Altima , Nissan’s midsize sedan, entered its fifth generation for 2013, having evolved quite a bit since it was originally introduced for the 1993 model year to replace the Stanza.Through the years Altima has been redesigned, enlarged, refined and improved for fuel economy, safety, and ride. The newest model, though, is much better than all of its predecessors, and seems more like a luxury car than an affordable family sedan.A coupe model was added in 2008, but it was not redesigned along with the sedan for 2013, and it’s going away for 2014.For 2014, Altima prices will range from $21,860 (plus $790 freight) for the base 2.5-liter four-cylinder model, to $30,660 for the top-of-the-line SL V-6 version. Also in the mix are the 2.5 S model, at $22,380; 2.5 SV, $24,180; 2.5 SL, $27,760; 3.5 S, $26,160; and 3.5 SV, $28,360. My 2013 Altima 2.5 SL (base price $28,050, plus $780 freight), came with the base 182 horsepower 2.5-liter four-cylinder engine and an Xtronic CVT (Continuously Variable Transmission). Front-wheel drive is standard.There was plenty of power from the four-cylinder, even on some hills and elevated freeway on-ramps. The ride was smooth and quiet, and bumps seemed to be ironed out quite nicely by the suspension system.The tester had a Technology Package for $1,090 and carpeted floor and trunk mats for $185. Other available options include a tracking system for $570 and a ground lighting package for $260.Altima sedans also are available with a 3.5-liter V-6. All models have decent fuel economy, ranging from 22 mpg city/31 highway for the 3.5 S Sedan to 27 city/38 highway for the 2.5-liter sedans.My Altima averaged 31 mpg during my test, according to the onboard calculator, with mostly neighborhood driving, but some freeway runs mixed in. There was also some idling with the air conditioner running in a Sonic parking lot (milkshakes are half-price after 8 p.m.).The Technology Package included blind-spot warning, Google Local Search, Google Send-to-Car, moving-object detection, and lane-departure warning. The Send-to-Car app sends addresses from Google Maps via Android to the navigation system of the vehicle, bypassing the somewhat time-consuming manual entry.Manual entry was, however, simple and intuitive, though slightly time consuming. Navigation directions were simple and easy to follow, with turns shown twice on the seven-inch color display and on the Advanced Drive-Assist Display directly in front of the driver.There was an occasional glitch, such as passing the back entrance of a shopping center in favor of entering through the front entrance — not a real problem, however.Advanced Drive-Assist’s 5.5-inch LCD screen in the middle of the instrument cluster shows driving directions and navigation settings, maps, text messages and call interactions, service warnings and much more, using impressive three-dimensional imaging and simple language for quicker, better comprehension. The vehicle style and color can be customized to match the actual Altima — nice, but a not necessity.The CVT “shifts” gears without noticeable shift points using technology first introduced by Nissan in 1992. While I can’t explain the technology, which roughly replaces gears with rubber bands (OK, that’s an oversimplification), I appreciate that it delivers seamless, natural feeling acceleration.The 2013 Altima is the first Nissan with the next-generation Xtronic CVT, which brings a 15 percent increase in fuel efficiency, faster acceleration and a quieter drive.There is another first — Active Understeer Control — for better control and handling when turning, no matter what the conditions or situation. The system uses subtle braking of the inside wheels during turns to help keep the vehicle on the proper path.Standard is the Nissan Vehicle Immobilizer System, which works with the Nissan Intelligent Key with remote engine start. The key contains electronics, which are matched to electronics in the ignition and must be within a certain distance in order for the engine to start using a push button on the dash. Occasionally, interference from another key, toll-road device or similar electronic device may prevent the system from functioning, which could be quite annoying. (It didn’t happen to me, though.)My Altima was roomy and comfortable, especially with the “NASA-inspired ‘zero-gravity’’ seats in the cockpit. We had 45 inches of legroom in the front, with 39.1 inches of headroom. Rear passengers had 36.1 inches of legroom and 37.1 inches of headroom.The rear seat, including the middle section was almost as comfortable as the front buckets and had LATCH for child seats in all positions. The rear seatback folded on the passenger’s side only, and made room for long objects such as skies or surfboards. The opening wasn’t wide enough for plywood or wallboard, but short pieces of shelving or two-by-fours might fit. The trunk was wide and deep with plenty of room for daily or weekend hauling.The Altima SL comes with leather seats, heated in the front; heated/leather-wrapped steering wheel; premium interior trim with soft-touch materials on the dash and door panels; eight-way power driver’s seat with lumbar support; nine-speaker Bose premium audio with satellite radio and USB port; and a Bluetooth hands-free phone system.Also standard were dual-zone automatic climate control with in-cabin micro filter and rear vents; power windows with auto reverse in front; moon roof; sliding sun visors; auto-dimming inside mirror; backup camera; universal gate/garage opener; heated/manual folding outside mirrors with LED turn signals; LED taillights; automatic headlights; and two 12-volt power outlets.Total sticker price of my Altima SL in Metallic Slate was $30,105, including freight and $1,275 in options.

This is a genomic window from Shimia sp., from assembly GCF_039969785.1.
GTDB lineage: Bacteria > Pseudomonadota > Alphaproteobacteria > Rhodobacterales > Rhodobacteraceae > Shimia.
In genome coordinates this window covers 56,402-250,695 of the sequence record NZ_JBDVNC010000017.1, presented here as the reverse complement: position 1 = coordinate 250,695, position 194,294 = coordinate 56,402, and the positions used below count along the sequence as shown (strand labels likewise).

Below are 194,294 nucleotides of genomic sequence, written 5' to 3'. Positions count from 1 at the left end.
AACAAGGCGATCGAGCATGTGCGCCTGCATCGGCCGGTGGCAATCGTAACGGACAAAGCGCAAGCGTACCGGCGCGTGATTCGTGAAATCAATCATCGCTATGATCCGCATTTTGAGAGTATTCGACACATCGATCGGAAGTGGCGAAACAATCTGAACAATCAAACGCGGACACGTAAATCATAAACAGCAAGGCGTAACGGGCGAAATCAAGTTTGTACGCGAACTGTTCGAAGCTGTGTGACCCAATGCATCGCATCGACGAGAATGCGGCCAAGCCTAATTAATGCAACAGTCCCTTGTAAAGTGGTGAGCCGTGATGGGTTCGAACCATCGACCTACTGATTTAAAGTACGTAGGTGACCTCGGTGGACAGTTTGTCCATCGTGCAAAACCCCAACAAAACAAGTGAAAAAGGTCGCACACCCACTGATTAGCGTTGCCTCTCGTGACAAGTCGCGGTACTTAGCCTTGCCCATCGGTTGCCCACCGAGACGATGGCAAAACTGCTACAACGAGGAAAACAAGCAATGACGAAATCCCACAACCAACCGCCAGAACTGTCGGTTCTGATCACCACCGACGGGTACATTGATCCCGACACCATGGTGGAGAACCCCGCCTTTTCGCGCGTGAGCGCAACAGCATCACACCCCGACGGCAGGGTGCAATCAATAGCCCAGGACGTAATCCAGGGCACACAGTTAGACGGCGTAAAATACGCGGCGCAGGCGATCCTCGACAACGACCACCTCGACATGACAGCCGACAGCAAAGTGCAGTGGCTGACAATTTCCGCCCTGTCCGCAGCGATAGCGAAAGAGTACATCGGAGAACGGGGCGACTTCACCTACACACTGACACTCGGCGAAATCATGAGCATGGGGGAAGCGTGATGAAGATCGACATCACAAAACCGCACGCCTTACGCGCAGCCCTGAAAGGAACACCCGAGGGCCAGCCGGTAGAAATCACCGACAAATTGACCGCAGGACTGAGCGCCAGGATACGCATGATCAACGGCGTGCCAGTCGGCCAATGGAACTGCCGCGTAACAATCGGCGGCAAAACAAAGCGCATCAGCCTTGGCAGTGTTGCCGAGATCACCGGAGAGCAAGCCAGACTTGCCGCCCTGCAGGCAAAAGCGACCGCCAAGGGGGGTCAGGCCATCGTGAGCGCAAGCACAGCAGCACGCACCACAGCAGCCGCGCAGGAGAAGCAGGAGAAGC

The automotive columns of Emma Jayne Williams appear weekly in the Star-Telegram. Contact her at firstname.lastname@example.org.